All the cool kids (by which I mean Patti Moss Vernam) have been listing off seven books they liked, so let's take a break from dumb jokes to talk books, if only so I can fondly reminisce about a medium I've mostly abandoned in preference to dank memes and roguelikes.
1. Uncle Tom's Cabin. Nowadays people only know this book from jokes about reviews of minstrel shows loosely inspired by stage shows based on pamphlets about the book. "Uncle Tom" has become an insult. But the book is a wonderful combination of adventure, melodrama, and unabashed political advocacy that I haven't seen anywhere else. It was a best-seller in its time, and it's easy to see why. That Charles Dickens's much less interesting books got rehabilitated from cheap popular fare to Literature™ whereas Uncle Tom's reputation has only gotten worse is one of the great injustices.
2. The Turn of the Screw. This concise ghost story keeps you on your toes and has the most shocking ending I've ever seen in a work of fiction.
3. The Power Broker. It's absolutely massive and yet it's a real page-turner. It can teach you a lot about the history of the early 20th century, especially the history of New York, but the biggest impression it made on me was its message that powerful people tend to become powerful by shaving off all their extraneous ideals and moral inhibitions in favor of the pursuit of power for its own sake.
4. The Origin of Species. Sure it's not exactly an up-to-date presentation of evolutionary biology, but it's brief and charmingly written (I hold that Darwin was the ultimate Victorian gentleman and I will fight you on this) and it makes its case well. It still feels relevant because most of the objections of modern-day young-earth creationists are described and answered in detail. Maybe that says more about creationism than the quality of this book, but there you have it.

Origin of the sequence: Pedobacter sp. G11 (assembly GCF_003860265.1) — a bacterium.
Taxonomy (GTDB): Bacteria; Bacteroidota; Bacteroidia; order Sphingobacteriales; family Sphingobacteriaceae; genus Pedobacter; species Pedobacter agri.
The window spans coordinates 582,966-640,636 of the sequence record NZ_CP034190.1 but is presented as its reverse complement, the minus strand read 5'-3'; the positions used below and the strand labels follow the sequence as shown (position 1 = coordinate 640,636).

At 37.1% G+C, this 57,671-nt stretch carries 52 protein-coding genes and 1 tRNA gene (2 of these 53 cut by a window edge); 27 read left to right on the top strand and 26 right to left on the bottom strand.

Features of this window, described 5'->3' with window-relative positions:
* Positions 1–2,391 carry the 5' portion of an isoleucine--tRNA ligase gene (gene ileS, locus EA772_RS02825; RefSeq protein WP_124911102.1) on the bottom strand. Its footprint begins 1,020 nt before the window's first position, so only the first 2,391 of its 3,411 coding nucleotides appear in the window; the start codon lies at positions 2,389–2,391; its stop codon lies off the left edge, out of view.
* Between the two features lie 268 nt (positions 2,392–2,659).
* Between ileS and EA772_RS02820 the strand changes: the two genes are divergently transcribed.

5. The Wayside School books. This series of kids' chapter books from three decades is a rich vein of absurd humor with dozens of characters. I've gone back to these books many times and every time I've found a new joke I'd missed. The first one's the weakest, but there's a fourth one coming out in March 2020 and I'm totally pumped.
6. A Connecticut Yankee in King Arthur's Court. Mark Twain's most underrated novel offers a combination of humor, fantasy fiction, and adventures that range from thrilling to terrifying, plus some familiar social commentary. Sure T. H. White's Once and Future King has its strong points (and got the Disney adaptation), but Connecticut Yankee is more interesting than all four of those put together.
7. Driving Your Own Karma: Swami Beyondananda's Tour Guide to Enlightenment. This guy does a parody of contemporary mysticism that is no less effective for being written 30 years ago, and he has an almost supernatural talent for puns. Like, you read a bit and notice a lot of puns, and then you look closer and there's even *more* puns. It's puns all the way down.
I now arbitrarily decree that Randy Layne must do the same thing.